Captive industry in recession due to 831(b)s
The death of the 831(b) captive insurance tax shelter has sent the industry into recession, according to Matthew Queen, general counsel at Venture Captive Management.
Tax shelters only work until everyone finds out about them, said Queen. When it comes to 831(b)s, the recent attention of the IRS show the cat it very much out of the bag.
He noted there are still some tax promoters ignoring the warnings from the IRS, attracted by the significant money they made selling the product in recent years. But he warned: “Any promoter continuing to market and sell these products [as a tax shelter] is crazy and a fool.”
Queen said the fact that many domiciles have lost captives over the past three years is closely linked to the death of the 831(b) offering as a tax shelter. But he stressed the 831(b) product itself remains a legitimate and relevant option for small captives, as long as their underlying business is writing legitimate insurance coverage.
Queen said there have been rumours about possible criminal liability for professionals abusing the 831(b) structure ever since the IRS issued Notice 2016-66. “So far, the IRS has been satisfied with taking financial scalps,” he said. “Bringing criminal penalties indicates that there are large promoters that continue to abuse the tax election and will not amend their practices until the possibility of incarceration arises.”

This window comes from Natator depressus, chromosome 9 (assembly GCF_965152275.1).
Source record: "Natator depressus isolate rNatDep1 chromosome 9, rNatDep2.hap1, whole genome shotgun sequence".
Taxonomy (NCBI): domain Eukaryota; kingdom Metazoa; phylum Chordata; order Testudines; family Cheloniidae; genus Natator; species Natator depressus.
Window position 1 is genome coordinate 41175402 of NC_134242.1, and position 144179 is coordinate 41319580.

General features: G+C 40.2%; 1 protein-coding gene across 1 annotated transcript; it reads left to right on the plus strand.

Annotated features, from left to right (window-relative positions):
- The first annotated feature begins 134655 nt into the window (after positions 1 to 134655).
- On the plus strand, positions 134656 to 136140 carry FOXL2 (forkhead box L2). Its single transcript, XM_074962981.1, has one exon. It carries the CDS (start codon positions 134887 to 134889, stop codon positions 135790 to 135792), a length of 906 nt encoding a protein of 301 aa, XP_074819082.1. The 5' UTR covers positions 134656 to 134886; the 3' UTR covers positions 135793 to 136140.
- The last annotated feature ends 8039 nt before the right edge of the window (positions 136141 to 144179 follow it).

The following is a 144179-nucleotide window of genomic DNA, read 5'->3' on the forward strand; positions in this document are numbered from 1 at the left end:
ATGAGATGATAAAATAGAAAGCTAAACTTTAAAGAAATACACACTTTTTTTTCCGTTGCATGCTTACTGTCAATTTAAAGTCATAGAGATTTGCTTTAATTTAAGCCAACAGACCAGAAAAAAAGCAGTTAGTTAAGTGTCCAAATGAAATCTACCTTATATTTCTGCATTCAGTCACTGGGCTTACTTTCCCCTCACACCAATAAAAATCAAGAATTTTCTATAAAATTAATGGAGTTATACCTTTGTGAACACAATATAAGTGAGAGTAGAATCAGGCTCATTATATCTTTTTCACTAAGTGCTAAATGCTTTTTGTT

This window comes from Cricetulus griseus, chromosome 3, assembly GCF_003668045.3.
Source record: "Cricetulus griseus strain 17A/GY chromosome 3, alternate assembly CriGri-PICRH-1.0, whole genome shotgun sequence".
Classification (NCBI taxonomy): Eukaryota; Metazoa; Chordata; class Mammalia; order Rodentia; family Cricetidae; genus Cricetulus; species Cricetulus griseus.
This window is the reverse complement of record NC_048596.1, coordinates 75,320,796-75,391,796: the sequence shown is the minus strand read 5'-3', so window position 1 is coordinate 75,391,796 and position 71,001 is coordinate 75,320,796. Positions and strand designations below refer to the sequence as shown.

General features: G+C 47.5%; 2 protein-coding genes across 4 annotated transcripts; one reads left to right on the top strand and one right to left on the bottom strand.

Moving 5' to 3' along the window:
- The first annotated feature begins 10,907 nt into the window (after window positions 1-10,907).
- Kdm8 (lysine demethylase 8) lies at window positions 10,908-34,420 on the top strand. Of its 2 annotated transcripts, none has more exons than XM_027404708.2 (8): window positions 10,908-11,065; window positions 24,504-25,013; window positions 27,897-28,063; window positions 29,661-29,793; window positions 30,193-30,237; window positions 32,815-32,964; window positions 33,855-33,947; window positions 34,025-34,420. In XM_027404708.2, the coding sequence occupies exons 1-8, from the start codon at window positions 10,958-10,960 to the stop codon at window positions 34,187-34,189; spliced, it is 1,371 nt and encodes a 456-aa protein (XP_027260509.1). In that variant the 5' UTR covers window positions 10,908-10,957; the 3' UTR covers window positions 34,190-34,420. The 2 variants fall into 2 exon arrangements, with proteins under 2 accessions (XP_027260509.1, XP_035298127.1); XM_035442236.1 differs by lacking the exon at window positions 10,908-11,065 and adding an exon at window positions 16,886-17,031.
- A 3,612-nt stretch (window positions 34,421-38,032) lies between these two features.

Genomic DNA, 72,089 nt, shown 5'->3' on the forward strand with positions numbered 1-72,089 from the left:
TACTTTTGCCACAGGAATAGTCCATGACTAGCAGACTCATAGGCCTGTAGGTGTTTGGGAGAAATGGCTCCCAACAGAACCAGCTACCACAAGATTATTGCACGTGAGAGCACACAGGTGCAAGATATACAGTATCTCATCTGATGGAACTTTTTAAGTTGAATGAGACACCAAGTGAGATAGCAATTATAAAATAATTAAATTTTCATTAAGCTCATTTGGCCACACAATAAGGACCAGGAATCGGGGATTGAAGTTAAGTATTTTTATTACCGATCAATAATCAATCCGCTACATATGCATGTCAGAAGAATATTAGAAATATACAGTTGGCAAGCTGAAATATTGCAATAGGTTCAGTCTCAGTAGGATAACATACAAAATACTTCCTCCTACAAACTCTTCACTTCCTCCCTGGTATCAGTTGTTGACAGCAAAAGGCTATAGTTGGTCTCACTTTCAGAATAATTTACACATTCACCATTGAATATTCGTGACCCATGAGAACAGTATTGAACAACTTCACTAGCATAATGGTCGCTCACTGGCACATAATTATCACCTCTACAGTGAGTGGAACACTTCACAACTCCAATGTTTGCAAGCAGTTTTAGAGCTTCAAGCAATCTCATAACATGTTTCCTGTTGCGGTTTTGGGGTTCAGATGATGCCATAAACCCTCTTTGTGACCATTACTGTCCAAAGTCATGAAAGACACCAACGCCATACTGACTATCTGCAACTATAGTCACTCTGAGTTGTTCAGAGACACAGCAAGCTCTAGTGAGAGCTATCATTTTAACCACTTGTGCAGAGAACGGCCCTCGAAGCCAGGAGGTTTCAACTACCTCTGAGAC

He added: “The 831(b) captive was never designed to provide a single chiropractor with a handful of offices a large tax deduction. At this point the case law is clear and promoters who continue to abuse the election will face criminal penalties.”
Despite talk of recessions, Queen remains upbeat about the industry’s prospects, against a backdrop of a hardening insurance market.
He said: “First party property, commercial auto, and cyber liability are losing markets all over the country. In addition, certain states are becoming very difficult to insure for various lines of professional liability. Reinsurers are starting to actually underwrite again - they’re relearning the word ‘No’. Premiums are increasing in many lines of insurance. When the market hardens the captive solution makes more sense for more insureds.”